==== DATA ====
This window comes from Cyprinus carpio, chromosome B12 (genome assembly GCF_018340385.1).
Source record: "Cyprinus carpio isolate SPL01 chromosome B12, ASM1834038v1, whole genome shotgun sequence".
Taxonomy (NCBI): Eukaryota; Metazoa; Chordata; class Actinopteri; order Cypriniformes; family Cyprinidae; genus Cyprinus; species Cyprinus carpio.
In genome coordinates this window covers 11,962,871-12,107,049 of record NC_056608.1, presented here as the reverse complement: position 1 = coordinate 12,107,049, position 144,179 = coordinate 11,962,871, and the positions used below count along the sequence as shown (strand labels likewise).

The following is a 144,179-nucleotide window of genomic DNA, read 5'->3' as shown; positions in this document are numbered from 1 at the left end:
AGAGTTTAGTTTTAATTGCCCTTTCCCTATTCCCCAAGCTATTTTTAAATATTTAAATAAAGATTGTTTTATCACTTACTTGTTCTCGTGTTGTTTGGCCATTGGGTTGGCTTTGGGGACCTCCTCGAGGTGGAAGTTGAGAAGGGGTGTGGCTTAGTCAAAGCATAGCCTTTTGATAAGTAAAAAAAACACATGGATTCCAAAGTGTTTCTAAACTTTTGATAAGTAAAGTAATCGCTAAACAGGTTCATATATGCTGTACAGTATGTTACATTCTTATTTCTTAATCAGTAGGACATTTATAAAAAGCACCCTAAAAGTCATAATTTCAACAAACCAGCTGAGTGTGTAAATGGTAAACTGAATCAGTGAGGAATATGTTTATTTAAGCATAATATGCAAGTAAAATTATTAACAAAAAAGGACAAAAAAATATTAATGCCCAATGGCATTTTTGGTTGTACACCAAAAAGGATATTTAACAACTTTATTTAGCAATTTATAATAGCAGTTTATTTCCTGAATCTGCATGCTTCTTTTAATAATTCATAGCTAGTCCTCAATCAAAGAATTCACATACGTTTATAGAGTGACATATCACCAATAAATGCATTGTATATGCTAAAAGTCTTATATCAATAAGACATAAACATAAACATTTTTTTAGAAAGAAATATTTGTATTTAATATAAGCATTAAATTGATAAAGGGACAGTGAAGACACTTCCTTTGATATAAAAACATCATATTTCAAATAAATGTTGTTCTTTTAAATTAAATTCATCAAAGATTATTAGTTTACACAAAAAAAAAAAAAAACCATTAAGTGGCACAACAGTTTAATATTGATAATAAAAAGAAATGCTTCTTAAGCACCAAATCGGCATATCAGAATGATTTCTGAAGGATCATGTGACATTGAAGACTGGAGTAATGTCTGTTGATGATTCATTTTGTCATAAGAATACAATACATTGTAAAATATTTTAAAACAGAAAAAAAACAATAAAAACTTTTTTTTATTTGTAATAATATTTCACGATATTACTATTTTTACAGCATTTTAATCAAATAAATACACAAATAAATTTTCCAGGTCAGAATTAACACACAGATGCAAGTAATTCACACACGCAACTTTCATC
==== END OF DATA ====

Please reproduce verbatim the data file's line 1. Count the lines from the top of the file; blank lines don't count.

This window comes from Cyprinus carpio, chromosome B12 (genome assembly GCF_018340385.1).